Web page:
Faith, I read, "has for its object the unknowable." How could the things of faith be unknowable if they were all in errantly revealed by God in the "Holy Bible, book divine"? I determined to know the truth, if it could be found in the Bible. I bought two copies of that sacred book for what seemed must be the test of truth.
My method was simple and looked sure: from Genesis to Revelation I reread one copy, pencil in hand; every passage that seemed meet for my purpose I marked, noting book, chapter, and verse on the margin of each copy for identification. These sacred and marked volumes I then tore apart, and with scissors cut out every marked passage. Patiently then I sorted the great mass of clippings, putting apart into little piles all that told the same tale differently, or treated the same Christian doctrine at cross- purposes. This accomplished, I read and carefully "matched" one inspired truth with another.
Then, through several years, at every
opportunity which a rather active professional work and frequent absences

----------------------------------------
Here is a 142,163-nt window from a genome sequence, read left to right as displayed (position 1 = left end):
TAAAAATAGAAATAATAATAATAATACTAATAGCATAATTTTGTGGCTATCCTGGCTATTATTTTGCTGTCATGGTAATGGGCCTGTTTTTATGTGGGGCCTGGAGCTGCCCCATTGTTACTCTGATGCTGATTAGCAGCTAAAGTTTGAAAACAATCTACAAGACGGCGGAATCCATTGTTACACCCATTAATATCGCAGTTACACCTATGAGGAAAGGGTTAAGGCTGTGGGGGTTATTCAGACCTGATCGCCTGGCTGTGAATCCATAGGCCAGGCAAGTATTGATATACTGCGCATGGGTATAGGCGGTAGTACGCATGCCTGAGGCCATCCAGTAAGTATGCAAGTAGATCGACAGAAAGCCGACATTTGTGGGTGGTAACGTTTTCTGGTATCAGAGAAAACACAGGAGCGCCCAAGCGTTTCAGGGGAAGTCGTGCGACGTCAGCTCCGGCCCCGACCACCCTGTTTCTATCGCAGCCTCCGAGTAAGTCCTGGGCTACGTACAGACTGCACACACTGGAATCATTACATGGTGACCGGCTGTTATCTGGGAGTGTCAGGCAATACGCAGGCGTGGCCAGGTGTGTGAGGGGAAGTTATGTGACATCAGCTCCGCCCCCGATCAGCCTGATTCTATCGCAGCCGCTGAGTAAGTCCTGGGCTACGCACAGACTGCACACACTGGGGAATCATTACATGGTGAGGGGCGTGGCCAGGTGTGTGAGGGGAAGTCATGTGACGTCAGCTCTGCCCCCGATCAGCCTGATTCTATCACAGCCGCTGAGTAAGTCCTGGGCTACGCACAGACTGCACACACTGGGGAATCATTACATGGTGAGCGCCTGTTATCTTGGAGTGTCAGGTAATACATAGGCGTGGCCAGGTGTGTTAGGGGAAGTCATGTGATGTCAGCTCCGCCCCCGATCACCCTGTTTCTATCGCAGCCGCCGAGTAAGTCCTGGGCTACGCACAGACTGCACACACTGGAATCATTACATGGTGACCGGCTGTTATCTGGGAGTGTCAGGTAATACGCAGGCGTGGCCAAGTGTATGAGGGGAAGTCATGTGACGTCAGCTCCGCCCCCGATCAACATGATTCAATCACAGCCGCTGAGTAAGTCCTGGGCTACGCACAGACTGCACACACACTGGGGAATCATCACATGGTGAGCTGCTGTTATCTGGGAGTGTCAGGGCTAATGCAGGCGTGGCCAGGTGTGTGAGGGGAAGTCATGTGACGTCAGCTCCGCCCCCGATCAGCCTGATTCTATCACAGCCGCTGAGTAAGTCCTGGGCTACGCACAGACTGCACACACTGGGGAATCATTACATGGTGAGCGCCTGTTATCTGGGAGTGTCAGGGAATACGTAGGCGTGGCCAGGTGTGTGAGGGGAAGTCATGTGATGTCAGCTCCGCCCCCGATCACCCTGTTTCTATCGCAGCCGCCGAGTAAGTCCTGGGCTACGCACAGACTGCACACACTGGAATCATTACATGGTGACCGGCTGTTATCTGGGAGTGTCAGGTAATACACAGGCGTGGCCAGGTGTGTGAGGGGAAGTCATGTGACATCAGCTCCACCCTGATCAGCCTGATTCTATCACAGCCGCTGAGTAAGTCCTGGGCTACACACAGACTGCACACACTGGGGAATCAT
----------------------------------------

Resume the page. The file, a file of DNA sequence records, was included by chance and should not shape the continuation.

from the country permitted, and into the weary hours of many a night,
painstakingly, conscientiously, faithfully, in my quest for truth out of the
fountain of revelation, I carried on the work of creating order out of the
chaos which almost appalled me with its multiplicity and its inconsistency.
The result is here presented; my book speaks for itself. The wayfarer,
though a fool, cannot mistake it.
The Hebraic-Christian God is depicted in plain words of revelation for every word and deed attributed to him by the inspired writers. This God "whom therefore ye ignorantly worship, him declare I unto you," truly. This book is simply the Bible taken by and large, and thus viewed in a light not shed upon it by pulpit expoundings of golden texts, or by private readings of isolated choice fragments. Ye bibliologists cannot impeach or refute the truth herein revealed out of Holy Writ
The earnest hope is cherished for this book, that the simple and sincere
search here made of the Scriptures for truth's sake, will serve to make only
theology and religious intolerance vain and ridiculous; that it shame
contending Christians from an unfounded faith in the untrue, and encourage
them and all men into the brotherhood of the only possible true and pure
religion -- to
"Do good, for good is good to do."
Then will indeed be realized the burden of the herald angel's song:
"Peace on earth to men of good will."